The National Association of Realtors’ Pending Home Sale Index bounced back to positive territory in May, rising 5.9 percent to its highest level in two years.
With a reading of 101.1, the index is 13.3 percent higher than a year ago, when it was 89.2, and that’s the highest it’s been since April 2010, when contract activity increased from the first-time homebuyer tax credit.
Other details NAR singled out were:
- Contract signings have increased year-over-year for 13 consecutive months.
- The market is on track to see a 9 to 10 percent improvement in total home sales for 2012.
- Regionally, the index rose in the Midwest by 6.3 percent, where it’s 22.1 percent higher than last year, and in the South, the index was up 1.1 percent monthly and 11.9 percent year-over-year.
- Going forward, NAR Chief Economist Lawrence Yun said that low inventories could impact contract activity. “If credit conditions returned to normal and if we had more inventory, especially in the lower price ranges, more people would become successful buyers,” he said.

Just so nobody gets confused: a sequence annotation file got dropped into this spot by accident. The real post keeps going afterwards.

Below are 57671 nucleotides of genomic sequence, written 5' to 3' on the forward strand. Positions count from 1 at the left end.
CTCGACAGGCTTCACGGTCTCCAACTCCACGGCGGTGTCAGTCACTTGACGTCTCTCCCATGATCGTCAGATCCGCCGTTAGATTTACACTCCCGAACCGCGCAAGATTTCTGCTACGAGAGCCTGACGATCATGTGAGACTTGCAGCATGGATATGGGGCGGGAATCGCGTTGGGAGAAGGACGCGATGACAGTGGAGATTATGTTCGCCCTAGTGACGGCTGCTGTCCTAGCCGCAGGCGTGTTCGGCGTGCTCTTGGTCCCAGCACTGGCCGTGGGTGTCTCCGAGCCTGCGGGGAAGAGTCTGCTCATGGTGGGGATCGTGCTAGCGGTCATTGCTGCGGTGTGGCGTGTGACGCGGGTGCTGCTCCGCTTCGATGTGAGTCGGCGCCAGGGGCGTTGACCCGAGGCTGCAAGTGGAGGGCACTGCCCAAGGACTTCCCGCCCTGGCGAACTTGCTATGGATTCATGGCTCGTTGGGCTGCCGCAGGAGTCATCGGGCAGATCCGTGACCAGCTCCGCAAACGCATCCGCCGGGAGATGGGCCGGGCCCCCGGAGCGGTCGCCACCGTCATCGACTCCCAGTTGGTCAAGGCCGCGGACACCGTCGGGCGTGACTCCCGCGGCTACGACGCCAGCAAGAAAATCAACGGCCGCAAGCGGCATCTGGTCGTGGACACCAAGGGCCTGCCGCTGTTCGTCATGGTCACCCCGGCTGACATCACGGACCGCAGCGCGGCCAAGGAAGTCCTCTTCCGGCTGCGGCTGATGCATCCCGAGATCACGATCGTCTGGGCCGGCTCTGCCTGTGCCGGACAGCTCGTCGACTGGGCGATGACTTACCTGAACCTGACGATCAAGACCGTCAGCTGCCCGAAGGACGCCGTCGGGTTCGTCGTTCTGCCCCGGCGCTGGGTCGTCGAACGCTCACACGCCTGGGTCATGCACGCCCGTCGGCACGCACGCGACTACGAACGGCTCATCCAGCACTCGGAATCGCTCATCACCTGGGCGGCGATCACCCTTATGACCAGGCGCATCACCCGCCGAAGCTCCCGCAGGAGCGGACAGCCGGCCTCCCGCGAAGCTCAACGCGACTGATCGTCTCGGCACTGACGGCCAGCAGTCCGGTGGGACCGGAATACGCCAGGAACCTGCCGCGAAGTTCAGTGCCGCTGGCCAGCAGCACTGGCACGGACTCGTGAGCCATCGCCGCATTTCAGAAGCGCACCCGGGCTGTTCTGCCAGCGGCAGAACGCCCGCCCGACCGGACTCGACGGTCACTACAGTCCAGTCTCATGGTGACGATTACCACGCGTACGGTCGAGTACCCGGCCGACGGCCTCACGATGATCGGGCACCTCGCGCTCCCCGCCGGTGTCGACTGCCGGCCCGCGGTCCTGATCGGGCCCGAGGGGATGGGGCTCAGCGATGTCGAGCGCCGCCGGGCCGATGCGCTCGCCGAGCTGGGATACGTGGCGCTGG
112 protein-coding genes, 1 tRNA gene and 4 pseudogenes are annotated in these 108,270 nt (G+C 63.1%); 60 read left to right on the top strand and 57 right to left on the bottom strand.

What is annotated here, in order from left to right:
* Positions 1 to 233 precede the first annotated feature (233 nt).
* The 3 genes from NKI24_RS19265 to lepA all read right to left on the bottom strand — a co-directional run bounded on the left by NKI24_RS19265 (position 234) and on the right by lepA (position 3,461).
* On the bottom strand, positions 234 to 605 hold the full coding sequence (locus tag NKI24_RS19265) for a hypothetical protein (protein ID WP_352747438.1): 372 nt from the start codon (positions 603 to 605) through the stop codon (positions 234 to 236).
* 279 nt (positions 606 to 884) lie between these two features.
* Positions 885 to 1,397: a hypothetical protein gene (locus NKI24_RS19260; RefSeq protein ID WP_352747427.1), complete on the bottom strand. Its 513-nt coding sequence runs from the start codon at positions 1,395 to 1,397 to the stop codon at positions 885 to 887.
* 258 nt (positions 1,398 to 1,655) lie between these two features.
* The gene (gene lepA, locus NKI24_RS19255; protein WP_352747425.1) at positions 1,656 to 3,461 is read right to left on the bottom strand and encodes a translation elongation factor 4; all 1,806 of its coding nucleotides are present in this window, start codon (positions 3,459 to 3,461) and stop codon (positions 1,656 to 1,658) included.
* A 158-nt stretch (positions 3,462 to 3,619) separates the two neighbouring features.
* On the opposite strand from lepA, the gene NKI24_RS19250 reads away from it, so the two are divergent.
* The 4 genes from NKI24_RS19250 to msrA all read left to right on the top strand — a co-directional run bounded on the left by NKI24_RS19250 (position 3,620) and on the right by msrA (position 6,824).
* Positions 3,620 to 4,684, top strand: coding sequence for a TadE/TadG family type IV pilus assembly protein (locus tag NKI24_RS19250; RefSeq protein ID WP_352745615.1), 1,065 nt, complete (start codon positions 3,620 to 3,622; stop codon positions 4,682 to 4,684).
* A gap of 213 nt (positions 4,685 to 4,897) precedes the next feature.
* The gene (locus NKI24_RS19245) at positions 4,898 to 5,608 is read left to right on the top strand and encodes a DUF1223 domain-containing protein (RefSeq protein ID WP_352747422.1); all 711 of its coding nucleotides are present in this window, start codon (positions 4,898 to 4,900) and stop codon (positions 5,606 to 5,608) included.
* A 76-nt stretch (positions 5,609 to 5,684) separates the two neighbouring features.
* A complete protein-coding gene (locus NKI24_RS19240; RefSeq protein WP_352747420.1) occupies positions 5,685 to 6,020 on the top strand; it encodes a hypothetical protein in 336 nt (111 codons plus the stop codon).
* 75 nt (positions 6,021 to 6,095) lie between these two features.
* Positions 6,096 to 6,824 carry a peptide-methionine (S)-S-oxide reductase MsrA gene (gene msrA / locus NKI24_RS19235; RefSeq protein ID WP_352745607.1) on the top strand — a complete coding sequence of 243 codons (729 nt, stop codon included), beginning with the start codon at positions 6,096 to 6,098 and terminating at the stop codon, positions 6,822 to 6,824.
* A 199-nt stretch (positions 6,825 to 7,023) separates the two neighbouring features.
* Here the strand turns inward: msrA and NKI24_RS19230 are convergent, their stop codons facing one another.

Lisa Dempsey, a branch manager for the newly-franchised Better Homes and Garens Real Estate Gary Greene, said that lower inventories have definitely been a recent development in Houston’s markets.
“It’s not a complete shortage yet, but what we are seeing is we have a lot of markets with three months of inventory,” Dempsey said.
However, Dempsey was quick to point out that even with lower inventories, Houston is not quite a seller’s market yet; buyers are still as selective as ever on the properties they choose to pursue.
One area, though, where demand has been particularly high has been The Woodlands, Dempsey said. There, the average home on the market is less than 30 days, and the properties are selling with multiple offers. Part of the demand is the new Exxon Mobil corporate headquarters, but Dempsey said international buyers have also flocked to the area, a trend we’ve covered before.